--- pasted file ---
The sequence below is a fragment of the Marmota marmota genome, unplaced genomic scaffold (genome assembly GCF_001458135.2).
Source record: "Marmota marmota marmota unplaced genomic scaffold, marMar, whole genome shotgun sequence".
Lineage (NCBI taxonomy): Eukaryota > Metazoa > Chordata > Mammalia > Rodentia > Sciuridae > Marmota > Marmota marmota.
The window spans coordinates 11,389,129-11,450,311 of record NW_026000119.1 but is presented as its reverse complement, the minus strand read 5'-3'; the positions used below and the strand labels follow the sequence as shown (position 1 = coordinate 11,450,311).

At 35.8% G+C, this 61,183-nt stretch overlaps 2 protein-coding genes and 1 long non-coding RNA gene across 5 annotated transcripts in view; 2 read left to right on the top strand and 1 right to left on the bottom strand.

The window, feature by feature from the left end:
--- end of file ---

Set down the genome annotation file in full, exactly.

The sequence below is a fragment of the Marmota marmota genome, unplaced genomic scaffold (genome assembly GCF_001458135.2).
Source record: "Marmota marmota marmota unplaced genomic scaffold, marMar, whole genome shotgun sequence".
Lineage (NCBI taxonomy): Eukaryota > Metazoa > Chordata > Mammalia > Rodentia > Sciuridae > Marmota > Marmota marmota.
The window spans coordinates 11,389,129-11,450,311 of record NW_026000119.1 but is presented as its reverse complement, the minus strand read 5'-3'; the positions used below and the strand labels follow the sequence as shown (position 1 = coordinate 11,450,311).

At 35.8% G+C, this 61,183-nt stretch overlaps 2 protein-coding genes and 1 long non-coding RNA gene across 5 annotated transcripts in view; 2 read left to right on the top strand and 1 right to left on the bottom strand.

The window, feature by feature from the left end: